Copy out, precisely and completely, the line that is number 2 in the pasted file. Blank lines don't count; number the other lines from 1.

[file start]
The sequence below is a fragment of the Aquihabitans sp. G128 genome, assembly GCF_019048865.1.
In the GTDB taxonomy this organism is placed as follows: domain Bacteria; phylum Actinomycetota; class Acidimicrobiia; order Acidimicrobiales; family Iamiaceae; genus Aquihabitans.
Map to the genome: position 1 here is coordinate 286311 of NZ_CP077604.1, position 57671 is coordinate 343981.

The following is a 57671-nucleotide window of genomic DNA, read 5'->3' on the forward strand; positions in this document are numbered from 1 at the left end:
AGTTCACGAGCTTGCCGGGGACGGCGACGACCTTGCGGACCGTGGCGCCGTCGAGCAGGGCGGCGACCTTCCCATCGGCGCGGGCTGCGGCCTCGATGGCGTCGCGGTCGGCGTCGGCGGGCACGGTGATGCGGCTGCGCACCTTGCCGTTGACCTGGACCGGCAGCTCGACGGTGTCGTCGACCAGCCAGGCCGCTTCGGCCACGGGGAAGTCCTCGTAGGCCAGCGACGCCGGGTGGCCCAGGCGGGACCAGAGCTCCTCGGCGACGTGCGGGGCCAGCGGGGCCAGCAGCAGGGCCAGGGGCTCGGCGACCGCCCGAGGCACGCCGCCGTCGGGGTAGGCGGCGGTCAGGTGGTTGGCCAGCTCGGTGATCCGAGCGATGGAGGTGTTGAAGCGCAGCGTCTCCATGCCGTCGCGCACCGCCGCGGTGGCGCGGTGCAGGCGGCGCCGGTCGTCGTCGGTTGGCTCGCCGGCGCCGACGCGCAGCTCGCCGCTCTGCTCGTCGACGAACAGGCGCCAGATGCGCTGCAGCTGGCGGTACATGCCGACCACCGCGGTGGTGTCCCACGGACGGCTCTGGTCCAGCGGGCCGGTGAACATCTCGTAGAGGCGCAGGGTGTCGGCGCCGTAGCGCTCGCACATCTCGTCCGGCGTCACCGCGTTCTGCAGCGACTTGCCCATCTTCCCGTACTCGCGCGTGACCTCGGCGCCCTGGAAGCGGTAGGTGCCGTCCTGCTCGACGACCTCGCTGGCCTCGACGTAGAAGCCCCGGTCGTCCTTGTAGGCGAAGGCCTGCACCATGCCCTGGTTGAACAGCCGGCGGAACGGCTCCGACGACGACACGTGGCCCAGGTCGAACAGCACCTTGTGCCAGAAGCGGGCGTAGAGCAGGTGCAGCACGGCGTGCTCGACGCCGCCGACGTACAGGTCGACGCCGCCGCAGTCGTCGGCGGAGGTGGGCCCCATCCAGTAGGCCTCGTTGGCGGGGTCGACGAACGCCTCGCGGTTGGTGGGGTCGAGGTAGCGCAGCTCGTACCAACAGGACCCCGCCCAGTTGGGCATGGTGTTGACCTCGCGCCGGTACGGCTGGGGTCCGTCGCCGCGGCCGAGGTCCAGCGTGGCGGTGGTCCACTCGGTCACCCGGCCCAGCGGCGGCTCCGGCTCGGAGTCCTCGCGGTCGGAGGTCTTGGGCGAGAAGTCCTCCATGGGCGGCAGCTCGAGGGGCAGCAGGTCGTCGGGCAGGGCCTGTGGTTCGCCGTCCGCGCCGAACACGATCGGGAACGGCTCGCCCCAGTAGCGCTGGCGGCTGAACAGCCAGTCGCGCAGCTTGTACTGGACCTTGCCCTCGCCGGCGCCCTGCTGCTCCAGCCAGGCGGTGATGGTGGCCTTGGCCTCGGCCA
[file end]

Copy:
In the GTDB taxonomy this organism is placed as follows: domain Bacteria; phylum Actinomycetota; class Acidimicrobiia; order Acidimicrobiales; family Iamiaceae; genus Aquihabitans.